The wing flaps jammed in the mid range position. The parachutist on board exited the airplane and the pilot returned for a landing. He extended the traffic pattern and while on base leg, the engine lost power. He was unable to get the engine restarted and was beyond gliding distance to the airport. The pilot executed an off airport landing in a field, downwind. The faa reported the flaps were jammed due to a broken flap support on the inboard left flap track and the engine was test run satisfactory after the accident. Fuel was reported to be at the 1/4 level. The power loss was attributed to the fuel selector being improperly position. Read the NTSB...

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C-182 Non-Fatal Wamego, KS May 17, 1987

Posted by on May 17, 1987 in 1987, C-182, Fuel Starvation, Loss of Aircraft Control, Non-Fatal, Non-Fatal Single-Engine | 0 comments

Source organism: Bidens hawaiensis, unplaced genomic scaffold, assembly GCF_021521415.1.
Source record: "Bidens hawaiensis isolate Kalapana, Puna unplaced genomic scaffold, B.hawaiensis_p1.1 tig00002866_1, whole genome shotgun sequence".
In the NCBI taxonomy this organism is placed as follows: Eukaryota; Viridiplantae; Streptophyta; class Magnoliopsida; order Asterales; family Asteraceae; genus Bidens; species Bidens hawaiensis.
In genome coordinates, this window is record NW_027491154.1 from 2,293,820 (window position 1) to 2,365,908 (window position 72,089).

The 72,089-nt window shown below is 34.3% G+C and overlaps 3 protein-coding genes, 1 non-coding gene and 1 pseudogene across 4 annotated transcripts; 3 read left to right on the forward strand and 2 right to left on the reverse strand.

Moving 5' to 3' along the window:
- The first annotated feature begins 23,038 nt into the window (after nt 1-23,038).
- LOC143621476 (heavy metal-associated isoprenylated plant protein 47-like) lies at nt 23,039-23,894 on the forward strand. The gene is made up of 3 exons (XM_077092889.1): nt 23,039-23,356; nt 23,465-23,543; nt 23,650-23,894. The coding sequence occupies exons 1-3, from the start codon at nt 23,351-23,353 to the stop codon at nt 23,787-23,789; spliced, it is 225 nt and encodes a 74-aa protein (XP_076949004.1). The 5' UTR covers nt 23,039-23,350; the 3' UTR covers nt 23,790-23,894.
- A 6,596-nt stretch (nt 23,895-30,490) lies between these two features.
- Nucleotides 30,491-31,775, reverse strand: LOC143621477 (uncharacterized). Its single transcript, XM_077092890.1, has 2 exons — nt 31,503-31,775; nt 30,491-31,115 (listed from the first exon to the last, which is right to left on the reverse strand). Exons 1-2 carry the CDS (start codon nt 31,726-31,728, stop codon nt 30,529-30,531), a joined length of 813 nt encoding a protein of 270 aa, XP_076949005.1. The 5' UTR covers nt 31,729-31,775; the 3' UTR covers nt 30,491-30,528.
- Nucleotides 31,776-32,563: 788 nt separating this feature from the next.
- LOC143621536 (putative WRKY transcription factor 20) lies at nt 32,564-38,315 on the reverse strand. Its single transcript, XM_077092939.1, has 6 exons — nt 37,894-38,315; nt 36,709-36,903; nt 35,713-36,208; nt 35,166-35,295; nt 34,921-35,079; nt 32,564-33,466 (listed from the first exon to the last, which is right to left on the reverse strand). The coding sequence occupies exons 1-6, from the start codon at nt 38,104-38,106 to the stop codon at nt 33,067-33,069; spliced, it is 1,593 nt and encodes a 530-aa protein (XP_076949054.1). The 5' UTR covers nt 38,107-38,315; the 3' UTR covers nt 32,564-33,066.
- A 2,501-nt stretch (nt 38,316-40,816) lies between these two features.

The pic had been airborne in the lcl area to let parachute jumpers jump fm his acft. To lose alt quickly the pic performed a prolonged slip. On the final app the eng quit and alt was insufficient to reach the rwy for lndg. The off arpt lndg was unsuccessful. The pic stated that the poss cause of the acc was improper fuel flow resulting fm the slip and the abbormal attitude associated with it. It was also imcumbant upon the pic for a safe lndg to have selected the proper fuel posn by referring to the owner’s manual. The owner’s manual cautions abt proper fuel selector positioning. Fuel selector on ‘both’ is required for all but straight and level flt. The fuel selector was found posnd to ‘off’ during insp of the acft and 10 gal of fuel was found in the rt tank. No fuel was found in the left tank. Read the NTSB...

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PA-32 Non-Fatal Ogden, UT August 4, 1984

Posted by on Aug 4, 1984 in 1984, Fuel Starvation, Non-Fatal, Non-Fatal Single-Engine, PA-32-300 | 0 comments

After discharging sky divers, plt was concentrating on max rate of descent, eng pwr at idle, when fuel tank in use ran day. Pwr loss not noted until throttle applied for level off. Switch to usable fuel tank and restart attempt initiated with insufficient remaining altitude for successful result. Forced landing executed on freeway off ramp. Read the NTSB...